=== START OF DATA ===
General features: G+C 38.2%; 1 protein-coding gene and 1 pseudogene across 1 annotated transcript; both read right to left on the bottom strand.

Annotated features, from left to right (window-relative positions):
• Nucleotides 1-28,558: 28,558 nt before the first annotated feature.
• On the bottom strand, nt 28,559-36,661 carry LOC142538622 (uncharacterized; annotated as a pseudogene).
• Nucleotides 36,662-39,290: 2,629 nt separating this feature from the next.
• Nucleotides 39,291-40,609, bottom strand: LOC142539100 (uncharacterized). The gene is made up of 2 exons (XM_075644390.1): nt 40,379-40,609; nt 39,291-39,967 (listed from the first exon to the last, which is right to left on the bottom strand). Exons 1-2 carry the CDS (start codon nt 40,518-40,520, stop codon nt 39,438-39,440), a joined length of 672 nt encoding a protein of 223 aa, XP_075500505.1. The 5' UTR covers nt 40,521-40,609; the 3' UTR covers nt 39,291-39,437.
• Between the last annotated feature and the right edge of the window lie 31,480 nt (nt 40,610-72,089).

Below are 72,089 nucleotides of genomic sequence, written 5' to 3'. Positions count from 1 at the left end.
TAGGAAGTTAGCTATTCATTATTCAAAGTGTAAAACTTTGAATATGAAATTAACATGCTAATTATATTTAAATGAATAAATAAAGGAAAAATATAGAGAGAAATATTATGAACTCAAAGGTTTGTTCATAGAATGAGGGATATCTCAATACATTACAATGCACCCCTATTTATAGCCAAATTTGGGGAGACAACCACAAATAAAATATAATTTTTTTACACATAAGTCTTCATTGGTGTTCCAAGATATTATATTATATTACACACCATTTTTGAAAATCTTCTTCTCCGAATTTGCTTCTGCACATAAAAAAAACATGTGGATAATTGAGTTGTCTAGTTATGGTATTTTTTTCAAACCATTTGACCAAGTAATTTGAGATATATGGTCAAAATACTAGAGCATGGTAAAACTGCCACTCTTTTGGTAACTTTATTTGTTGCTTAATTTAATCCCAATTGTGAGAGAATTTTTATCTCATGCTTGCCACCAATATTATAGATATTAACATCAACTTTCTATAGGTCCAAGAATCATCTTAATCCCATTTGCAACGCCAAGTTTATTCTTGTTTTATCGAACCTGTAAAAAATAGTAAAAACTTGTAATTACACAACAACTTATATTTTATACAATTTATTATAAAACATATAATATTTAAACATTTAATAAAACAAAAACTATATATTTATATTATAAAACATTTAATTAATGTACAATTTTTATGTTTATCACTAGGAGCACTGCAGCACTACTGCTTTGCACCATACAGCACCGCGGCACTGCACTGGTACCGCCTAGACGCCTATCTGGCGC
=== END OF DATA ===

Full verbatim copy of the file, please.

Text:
General features: G+C 38.2%; 1 protein-coding gene and 1 pseudogene across 1 annotated transcript; both read right to left on the bottom strand.

Annotated features, from left to right (window-relative positions):
• Nucleotides 1-28,558: 28,558 nt before the first annotated feature.
• On the bottom strand, nt 28,559-36,661 carry LOC142538622 (uncharacterized; annotated as a pseudogene).
• Nucleotides 36,662-39,290: 2,629 nt separating this feature from the next.
• Nucleotides 39,291-40,609, bottom strand: LOC142539100 (uncharacterized). The gene is made up of 2 exons (XM_075644390.1): nt 40,379-40,609; nt 39,291-39,967 (listed from the first exon to the last, which is right to left on the bottom strand). Exons 1-2 carry the CDS (start codon nt 40,518-40,520, stop codon nt 39,438-39,440), a joined length of 672 nt encoding a protein of 223 aa, XP_075500505.1. The 5' UTR covers nt 40,521-40,609; the 3' UTR covers nt 39,291-39,437.
• Between the last annotated feature and the right edge of the window lie 31,480 nt (nt 40,610-72,089).

Below are 72,089 nucleotides of genomic sequence, written 5' to 3'. Positions count from 1 at the left end.
TAGGAAGTTAGCTATTCATTATTCAAAGTGTAAAACTTTGAATATGAAATTAACATGCTAATTATATTTAAATGAATAAATAAAGGAAAAATATAGAGAGAAATATTATGAACTCAAAGGTTTGTTCATAGAATGAGGGATATCTCAATACATTACAATGCACCCCTATTTATAGCCAAATTTGGGGAGACAACCACAAATAAAATATAATTTTTTTACACATAAGTCTTCATTGGTGTTCCAAGATATTATATTATATTACACACCATTTTTGAAAATCTTCTTCTCCGAATTTGCTTCTGCACATAAAAAAAACATGTGGATAATTGAGTTGTCTAGTTATGGTATTTTTTTCAAACCATTTGACCAAGTAATTTGAGATATATGGTCAAAATACTAGAGCATGGTAAAACTGCCACTCTTTTGGTAACTTTATTTGTTGCTTAATTTAATCCCAATTGTGAGAGAATTTTTATCTCATGCTTGCCACCAATATTATAGATATTAACATCAACTTTCTATAGGTCCAAGAATCATCTTAATCCCATTTGCAACGCCAAGTTTATTCTTGTTTTATCGAACCTGTAAAAAATAGTAAAAACTTGTAATTACACAACAACTTATATTTTATACAATTTATTATAAAACATATAATATTTAAACATTTAATAAAACAAAAACTATATATTTATATTATAAAACATTTAATTAATGTACAATTTTTATGTTTATCACTAGGAGCACTGCAGCACTACTGCTTTGCACCATACAGCACCGCGGCACTGCACTGGTACCGCCTAGACGCCTATCTGGCGC